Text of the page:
Totally Tubular Fest Brought the Eighties Back to Inglewood

Eighties package gigs like the Totally Tubular Fest are easy to mock. Heavy on the nostalgia, they generally feature one '80s act after another, often featuring two or less original members, jumping on stage and playing a couple of hits and then jumping off again. There have been a few variations on the theme, at venues such as the Greek Theatre. Richard Blade MCs a lot of them. You know the drill.

So yeah, they're easy to mock. But here's the thing--they're always a ton of fun. The short sets by the early bands is a blessing because, honestly, when you've got the Plimsouls featuring just the one Plimsoul (Eddie Munoz), you really want to hear "A Million Miles Away" from the Valley Girl soundtrack and then wave bye-bye. They played about three at the YouTube Theatre, and that was plenty.

While some of the other '80s shows included hip-hop, R&B and reggae acts (we've seen the likes of Rob Base, Jodie Whatley and Musical Youth), this one focused on synth-pop and power-pop. New-wave and new-romantic. So next up was Tommy Tutone, who teased the imminent arrival of their monster "867-5309/Jenny" single before playing it and leaving. That's song that got them in trouble, because everyone around the country that had that number was forced to change it due to a deluge of prank calls asking for Jenny.

Bow Wow Wow was a different proposition entirely. We were a little confused because of the billing; there are two versions of Bow Wow Wow on the circuit right now, and the one worth seeing is this one, fronted by original singer Annabella Lwin. Usually, this one is billed as Annabella's Bow Wow Wow, so we were delighted to discover that we were presented with the better version here. They were great too. It's so easy to dance to "C30 C60 C90" and "I Want Candy," and Lwin is still the perfect frontwoman -- a ball of manic, joyful energy.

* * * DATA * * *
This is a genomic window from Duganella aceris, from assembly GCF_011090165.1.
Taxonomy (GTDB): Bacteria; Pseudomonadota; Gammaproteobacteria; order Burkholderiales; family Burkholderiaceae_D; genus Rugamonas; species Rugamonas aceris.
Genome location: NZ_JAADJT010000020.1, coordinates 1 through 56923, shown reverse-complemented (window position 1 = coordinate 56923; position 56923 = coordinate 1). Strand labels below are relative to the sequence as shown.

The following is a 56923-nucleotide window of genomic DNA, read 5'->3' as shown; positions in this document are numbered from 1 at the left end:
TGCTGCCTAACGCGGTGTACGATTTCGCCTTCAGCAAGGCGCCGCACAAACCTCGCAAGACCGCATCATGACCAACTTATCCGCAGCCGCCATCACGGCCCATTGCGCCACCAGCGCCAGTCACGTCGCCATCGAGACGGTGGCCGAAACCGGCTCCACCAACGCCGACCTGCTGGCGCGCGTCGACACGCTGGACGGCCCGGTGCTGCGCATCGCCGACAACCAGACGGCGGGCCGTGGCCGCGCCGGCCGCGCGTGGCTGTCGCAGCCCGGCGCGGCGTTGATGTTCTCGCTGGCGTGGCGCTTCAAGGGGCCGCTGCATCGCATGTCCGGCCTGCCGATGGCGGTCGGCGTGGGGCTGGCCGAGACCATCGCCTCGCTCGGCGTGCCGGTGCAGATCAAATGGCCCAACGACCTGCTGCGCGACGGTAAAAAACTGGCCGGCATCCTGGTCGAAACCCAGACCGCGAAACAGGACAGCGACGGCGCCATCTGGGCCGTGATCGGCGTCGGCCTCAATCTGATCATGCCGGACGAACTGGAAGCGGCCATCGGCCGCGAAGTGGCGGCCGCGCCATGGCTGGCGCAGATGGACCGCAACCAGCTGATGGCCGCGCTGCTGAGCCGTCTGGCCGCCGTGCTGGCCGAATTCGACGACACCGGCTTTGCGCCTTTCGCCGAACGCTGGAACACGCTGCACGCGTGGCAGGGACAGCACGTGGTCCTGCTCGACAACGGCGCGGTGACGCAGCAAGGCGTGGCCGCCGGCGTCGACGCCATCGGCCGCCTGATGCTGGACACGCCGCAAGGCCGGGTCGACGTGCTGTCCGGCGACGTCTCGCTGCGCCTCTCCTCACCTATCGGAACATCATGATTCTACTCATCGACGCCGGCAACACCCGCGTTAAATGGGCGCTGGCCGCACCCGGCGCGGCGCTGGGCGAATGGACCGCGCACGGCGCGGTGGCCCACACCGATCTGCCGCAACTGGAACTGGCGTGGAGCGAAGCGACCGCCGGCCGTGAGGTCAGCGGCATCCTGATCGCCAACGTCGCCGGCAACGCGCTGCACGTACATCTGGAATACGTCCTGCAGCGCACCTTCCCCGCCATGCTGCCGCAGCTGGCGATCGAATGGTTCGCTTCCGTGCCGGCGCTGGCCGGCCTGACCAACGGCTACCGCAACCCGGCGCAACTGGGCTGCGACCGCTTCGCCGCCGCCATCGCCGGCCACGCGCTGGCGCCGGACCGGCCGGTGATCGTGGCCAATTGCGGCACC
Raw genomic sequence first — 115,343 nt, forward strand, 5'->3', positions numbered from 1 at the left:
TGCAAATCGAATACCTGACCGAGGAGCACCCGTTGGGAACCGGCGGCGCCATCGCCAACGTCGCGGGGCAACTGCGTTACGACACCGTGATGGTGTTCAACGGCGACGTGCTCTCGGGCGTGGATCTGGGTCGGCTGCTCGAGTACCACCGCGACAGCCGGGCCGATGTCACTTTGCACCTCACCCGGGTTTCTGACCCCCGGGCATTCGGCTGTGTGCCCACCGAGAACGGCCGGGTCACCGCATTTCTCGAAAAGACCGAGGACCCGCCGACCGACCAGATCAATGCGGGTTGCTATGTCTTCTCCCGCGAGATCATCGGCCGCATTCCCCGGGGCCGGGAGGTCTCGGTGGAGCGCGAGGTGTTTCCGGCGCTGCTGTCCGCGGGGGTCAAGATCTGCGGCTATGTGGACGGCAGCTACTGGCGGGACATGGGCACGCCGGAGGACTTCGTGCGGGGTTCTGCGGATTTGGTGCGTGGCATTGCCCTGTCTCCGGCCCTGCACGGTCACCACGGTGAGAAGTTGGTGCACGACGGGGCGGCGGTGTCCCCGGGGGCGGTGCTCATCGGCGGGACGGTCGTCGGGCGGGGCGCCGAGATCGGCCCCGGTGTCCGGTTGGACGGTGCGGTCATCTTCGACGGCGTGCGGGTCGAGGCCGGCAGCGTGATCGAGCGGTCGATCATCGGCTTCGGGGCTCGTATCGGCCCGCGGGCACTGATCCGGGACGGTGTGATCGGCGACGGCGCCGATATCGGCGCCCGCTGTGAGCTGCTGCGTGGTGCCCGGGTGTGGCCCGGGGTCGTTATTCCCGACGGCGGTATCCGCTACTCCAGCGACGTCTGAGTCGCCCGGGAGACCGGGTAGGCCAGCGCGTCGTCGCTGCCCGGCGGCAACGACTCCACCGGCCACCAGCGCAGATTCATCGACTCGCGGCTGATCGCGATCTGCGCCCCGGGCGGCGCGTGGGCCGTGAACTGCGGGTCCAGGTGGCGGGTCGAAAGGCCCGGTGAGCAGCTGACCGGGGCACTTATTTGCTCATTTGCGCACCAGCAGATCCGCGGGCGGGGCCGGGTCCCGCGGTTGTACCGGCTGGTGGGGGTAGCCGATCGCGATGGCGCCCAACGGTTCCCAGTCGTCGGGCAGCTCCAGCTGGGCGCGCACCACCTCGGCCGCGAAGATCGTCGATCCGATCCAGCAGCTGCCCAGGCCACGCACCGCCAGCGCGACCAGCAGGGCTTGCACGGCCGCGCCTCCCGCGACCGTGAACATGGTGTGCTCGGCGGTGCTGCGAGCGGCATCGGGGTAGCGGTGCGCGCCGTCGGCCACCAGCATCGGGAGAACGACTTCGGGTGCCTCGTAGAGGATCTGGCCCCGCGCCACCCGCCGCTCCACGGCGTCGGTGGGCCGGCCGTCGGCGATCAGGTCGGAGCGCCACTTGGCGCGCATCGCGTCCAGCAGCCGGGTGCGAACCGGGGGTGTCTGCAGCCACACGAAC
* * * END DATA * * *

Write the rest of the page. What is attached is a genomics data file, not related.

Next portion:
The Tubes are still a proper band, the sort of band we'd happily watch play for two hours, so their handful of songs were both unsatisfying and a joy to behold. Yes, "TV is King," "She's a Beauty," "Sushi Girl" and "Talk to Ya Later" sound amazing. But we could have stood for some "White Punks on Dope" or even a little "Don't Touch Me There." They're just too good.

Men Without Hats surprised us a little. Sure, we were waiting for "The Safety Dance." Sure, "Pop Goes the World" was a hit too. But all of their songs were fun, and the band played great. Modern English played a tight four songs, all of which were similarly impressive. But the big sing-along was unsurprisingly reserved for "I Melt With You."

The most visually spectacular show came courtesy of Thompson Twins' Tom Bailey, and he got the longest set too. That's fair enough, because it was just hit after hit after hit. "If You Were Here" from Sixteen Candles, then "You Take Me Up," a cover of Talking Heads' "Psycho Killer," then "Doctor! Doctor!" and "Hold Me Now." Start to finish, Bailey was magnificent--his deadpan vocals and superb all-female band doing the old Thomson Twins classics justice.

It was hard for Thomas Dolby, alone on stage, to top that. He didn't really try, preferring to dabble at his keys like the mad scientist that he's always been. A tribute to "Hero" David Bowie (with whom Dolby performed at Live Aid) was a highlight, as was the wonderfully madcap "She Blinded Me With Science."

That was it. Time to go home. Until the next one of these crazy, silly, magical '80s nights.

Photos below by Steve Thrasher / YouTube Theater

Photos below by Brett Callwood